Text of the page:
The results you are getting are absoutely correct, your interpretations of them are not: 0 is for the fixed-function pipeline, so having something bound there is going to completely crash the program, No. 0 is a perfectly valid uniform location, which has nothing to do the fixed function pipeline. You somehow seem to confuse the program object 0 (...


3

Extra artifacts in Maven modules must be explicitly retrieved in the ivy dependency declaration. You'll also need to specify the pattern used in the retrieve task, because "classifier" is a Maven specific tag and optional. Example ├── build.xml ├── ivy.xml └── target └── lib ├── lwjgl-3.0.0a.jar ├── lwjgl-platform-3.0.0a-natives-linux....


3

I recommend using an UncaughtHandler to catch any exceptions that aren't handled and would actually crash the game. You weren't specific as to which version of LWJGL you are using, but if you are using LWJGL 2 it has a Sys class that lets you display an alert. Sys.alert(Title, Message) Unfortunately LWJGL 3 removed this class and GLFW doesn't seem to ...


2

I am also in the process of making a game via LWJGL. I use a fairly simple process for determining collisions. First, I find all entities within a certain distance of the focal entity. I use a method like this: public static float getDistance(Vector3f pointOne, Vector3f pointTwo) { float distance = 0; float x1 = pointOne.x; float y1 = ...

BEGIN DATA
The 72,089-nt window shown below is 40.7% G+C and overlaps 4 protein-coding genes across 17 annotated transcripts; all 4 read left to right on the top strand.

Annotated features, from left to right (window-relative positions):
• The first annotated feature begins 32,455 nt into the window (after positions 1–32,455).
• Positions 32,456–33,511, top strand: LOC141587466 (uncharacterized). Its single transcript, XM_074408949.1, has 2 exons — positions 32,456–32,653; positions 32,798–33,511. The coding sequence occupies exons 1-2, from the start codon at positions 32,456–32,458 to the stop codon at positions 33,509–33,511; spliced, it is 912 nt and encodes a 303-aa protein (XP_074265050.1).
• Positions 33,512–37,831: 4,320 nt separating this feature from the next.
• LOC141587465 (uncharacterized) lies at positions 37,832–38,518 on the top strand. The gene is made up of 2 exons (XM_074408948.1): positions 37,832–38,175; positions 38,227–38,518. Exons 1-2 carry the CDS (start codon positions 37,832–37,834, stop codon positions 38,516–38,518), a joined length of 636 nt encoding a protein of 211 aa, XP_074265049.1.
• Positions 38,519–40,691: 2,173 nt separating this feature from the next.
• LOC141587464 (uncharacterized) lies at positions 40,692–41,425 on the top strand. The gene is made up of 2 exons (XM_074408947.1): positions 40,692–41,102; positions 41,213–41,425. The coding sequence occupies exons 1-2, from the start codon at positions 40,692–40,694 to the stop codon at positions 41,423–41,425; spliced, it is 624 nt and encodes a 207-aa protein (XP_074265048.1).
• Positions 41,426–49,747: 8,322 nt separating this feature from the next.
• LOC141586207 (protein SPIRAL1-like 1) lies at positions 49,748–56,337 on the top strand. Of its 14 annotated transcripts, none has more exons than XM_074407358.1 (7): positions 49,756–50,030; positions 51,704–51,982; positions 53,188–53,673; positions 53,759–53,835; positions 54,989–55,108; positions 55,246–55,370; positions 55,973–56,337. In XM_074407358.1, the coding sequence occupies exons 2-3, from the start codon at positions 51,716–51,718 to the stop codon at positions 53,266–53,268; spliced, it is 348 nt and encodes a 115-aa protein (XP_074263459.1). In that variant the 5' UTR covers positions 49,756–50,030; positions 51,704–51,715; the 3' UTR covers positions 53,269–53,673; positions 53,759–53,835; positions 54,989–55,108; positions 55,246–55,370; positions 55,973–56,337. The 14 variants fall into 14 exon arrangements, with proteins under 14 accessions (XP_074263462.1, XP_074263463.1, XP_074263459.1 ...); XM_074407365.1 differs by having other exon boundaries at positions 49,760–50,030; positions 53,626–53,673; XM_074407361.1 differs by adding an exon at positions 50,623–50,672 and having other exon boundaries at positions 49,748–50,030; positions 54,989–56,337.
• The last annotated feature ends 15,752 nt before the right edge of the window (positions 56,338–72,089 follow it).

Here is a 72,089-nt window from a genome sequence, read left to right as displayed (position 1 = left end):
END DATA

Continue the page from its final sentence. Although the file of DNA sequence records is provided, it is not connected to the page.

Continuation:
2

1) Look in your regkeys (under local_machine/Software/Krono/vendors or software/AMD). These things are usually controlled by regkeys. I'm not sure what AMD uses though. 2) Make sure both cards have the same driver version. Otherwise it could be that AMD driver only allows one 2.0 device on any machine due to potential coherence issues between devices. 2.0 ...


2

Problem 1) It seems that AMD's OpenCL implementation works for all x86 CPUs. I don't have hard facts on this, only another similiar discussion on Khronos forums. A solution could be to filter out devices based on the name reported by different platforms, but I don't know if it is guaranteed that different platforms will always report the same name for the ...